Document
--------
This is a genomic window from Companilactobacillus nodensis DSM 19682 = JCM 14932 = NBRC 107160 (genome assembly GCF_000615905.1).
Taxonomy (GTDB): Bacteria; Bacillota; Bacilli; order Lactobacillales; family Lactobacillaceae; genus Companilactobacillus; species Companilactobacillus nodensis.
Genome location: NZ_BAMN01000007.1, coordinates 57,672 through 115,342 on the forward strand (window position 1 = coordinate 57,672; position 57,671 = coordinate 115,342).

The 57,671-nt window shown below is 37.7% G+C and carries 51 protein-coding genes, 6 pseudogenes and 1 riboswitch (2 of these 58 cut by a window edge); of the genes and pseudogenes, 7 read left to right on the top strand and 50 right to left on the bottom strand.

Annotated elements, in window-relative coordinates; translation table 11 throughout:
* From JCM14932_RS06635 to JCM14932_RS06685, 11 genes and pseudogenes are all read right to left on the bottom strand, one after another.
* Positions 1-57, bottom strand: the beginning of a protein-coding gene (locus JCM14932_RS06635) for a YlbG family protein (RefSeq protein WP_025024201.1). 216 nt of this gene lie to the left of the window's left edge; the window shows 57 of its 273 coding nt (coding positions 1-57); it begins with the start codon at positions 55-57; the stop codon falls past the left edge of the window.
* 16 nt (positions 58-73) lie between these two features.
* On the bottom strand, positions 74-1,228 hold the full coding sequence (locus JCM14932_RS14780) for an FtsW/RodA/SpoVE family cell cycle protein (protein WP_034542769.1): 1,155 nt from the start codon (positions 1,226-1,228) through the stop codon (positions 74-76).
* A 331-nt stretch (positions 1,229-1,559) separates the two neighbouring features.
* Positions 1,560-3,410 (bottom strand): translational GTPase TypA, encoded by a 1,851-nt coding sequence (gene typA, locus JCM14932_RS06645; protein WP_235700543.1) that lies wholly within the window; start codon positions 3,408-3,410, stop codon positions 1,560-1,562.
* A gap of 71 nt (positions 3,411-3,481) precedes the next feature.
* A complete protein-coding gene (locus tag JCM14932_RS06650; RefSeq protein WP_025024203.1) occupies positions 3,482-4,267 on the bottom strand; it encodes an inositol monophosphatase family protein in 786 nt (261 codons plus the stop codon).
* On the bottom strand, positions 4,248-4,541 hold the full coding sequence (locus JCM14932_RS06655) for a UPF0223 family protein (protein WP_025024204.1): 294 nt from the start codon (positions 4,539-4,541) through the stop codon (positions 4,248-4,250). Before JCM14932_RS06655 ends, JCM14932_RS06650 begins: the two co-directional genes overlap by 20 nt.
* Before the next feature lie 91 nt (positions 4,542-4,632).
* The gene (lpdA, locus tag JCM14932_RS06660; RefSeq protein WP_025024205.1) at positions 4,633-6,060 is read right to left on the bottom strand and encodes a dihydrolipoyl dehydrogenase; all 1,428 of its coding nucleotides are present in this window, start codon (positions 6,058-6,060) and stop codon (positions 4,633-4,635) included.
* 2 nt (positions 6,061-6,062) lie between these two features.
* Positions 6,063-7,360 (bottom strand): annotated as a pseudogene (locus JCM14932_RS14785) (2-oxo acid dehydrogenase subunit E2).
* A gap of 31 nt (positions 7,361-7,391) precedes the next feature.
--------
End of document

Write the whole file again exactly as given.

This is a genomic window from Companilactobacillus nodensis DSM 19682 = JCM 14932 = NBRC 107160 (genome assembly GCF_000615905.1).
Taxonomy (GTDB): Bacteria; Bacillota; Bacilli; order Lactobacillales; family Lactobacillaceae; genus Companilactobacillus; species Companilactobacillus nodensis.
Genome location: NZ_BAMN01000007.1, coordinates 57,672 through 115,342 on the forward strand (window position 1 = coordinate 57,672; position 57,671 = coordinate 115,342).

The 57,671-nt window shown below is 37.7% G+C and carries 51 protein-coding genes, 6 pseudogenes and 1 riboswitch (2 of these 58 cut by a window edge); of the genes and pseudogenes, 7 read left to right on the top strand and 50 right to left on the bottom strand.

Annotated elements, in window-relative coordinates; translation table 11 throughout:
* From JCM14932_RS06635 to JCM14932_RS06685, 11 genes and pseudogenes are all read right to left on the bottom strand, one after another.
* Positions 1-57, bottom strand: the beginning of a protein-coding gene (locus JCM14932_RS06635) for a YlbG family protein (RefSeq protein WP_025024201.1). 216 nt of this gene lie to the left of the window's left edge; the window shows 57 of its 273 coding nt (coding positions 1-57); it begins with the start codon at positions 55-57; the stop codon falls past the left edge of the window.
* 16 nt (positions 58-73) lie between these two features.
* On the bottom strand, positions 74-1,228 hold the full coding sequence (locus JCM14932_RS14780) for an FtsW/RodA/SpoVE family cell cycle protein (protein WP_034542769.1): 1,155 nt from the start codon (positions 1,226-1,228) through the stop codon (positions 74-76).
* A 331-nt stretch (positions 1,229-1,559) separates the two neighbouring features.
* Positions 1,560-3,410 (bottom strand): translational GTPase TypA, encoded by a 1,851-nt coding sequence (gene typA, locus JCM14932_RS06645; protein WP_235700543.1) that lies wholly within the window; start codon positions 3,408-3,410, stop codon positions 1,560-1,562.
* A gap of 71 nt (positions 3,411-3,481) precedes the next feature.
* A complete protein-coding gene (locus tag JCM14932_RS06650; RefSeq protein WP_025024203.1) occupies positions 3,482-4,267 on the bottom strand; it encodes an inositol monophosphatase family protein in 786 nt (261 codons plus the stop codon).
* On the bottom strand, positions 4,248-4,541 hold the full coding sequence (locus JCM14932_RS06655) for a UPF0223 family protein (protein WP_025024204.1): 294 nt from the start codon (positions 4,539-4,541) through the stop codon (positions 4,248-4,250). Before JCM14932_RS06655 ends, JCM14932_RS06650 begins: the two co-directional genes overlap by 20 nt.
* Before the next feature lie 91 nt (positions 4,542-4,632).
* The gene (lpdA, locus tag JCM14932_RS06660; RefSeq protein WP_025024205.1) at positions 4,633-6,060 is read right to left on the bottom strand and encodes a dihydrolipoyl dehydrogenase; all 1,428 of its coding nucleotides are present in this window, start codon (positions 6,058-6,060) and stop codon (positions 4,633-4,635) included.
* 2 nt (positions 6,061-6,062) lie between these two features.
* Positions 6,063-7,360 (bottom strand): annotated as a pseudogene (locus JCM14932_RS14785) (2-oxo acid dehydrogenase subunit E2).
* A gap of 31 nt (positions 7,361-7,391) precedes the next feature.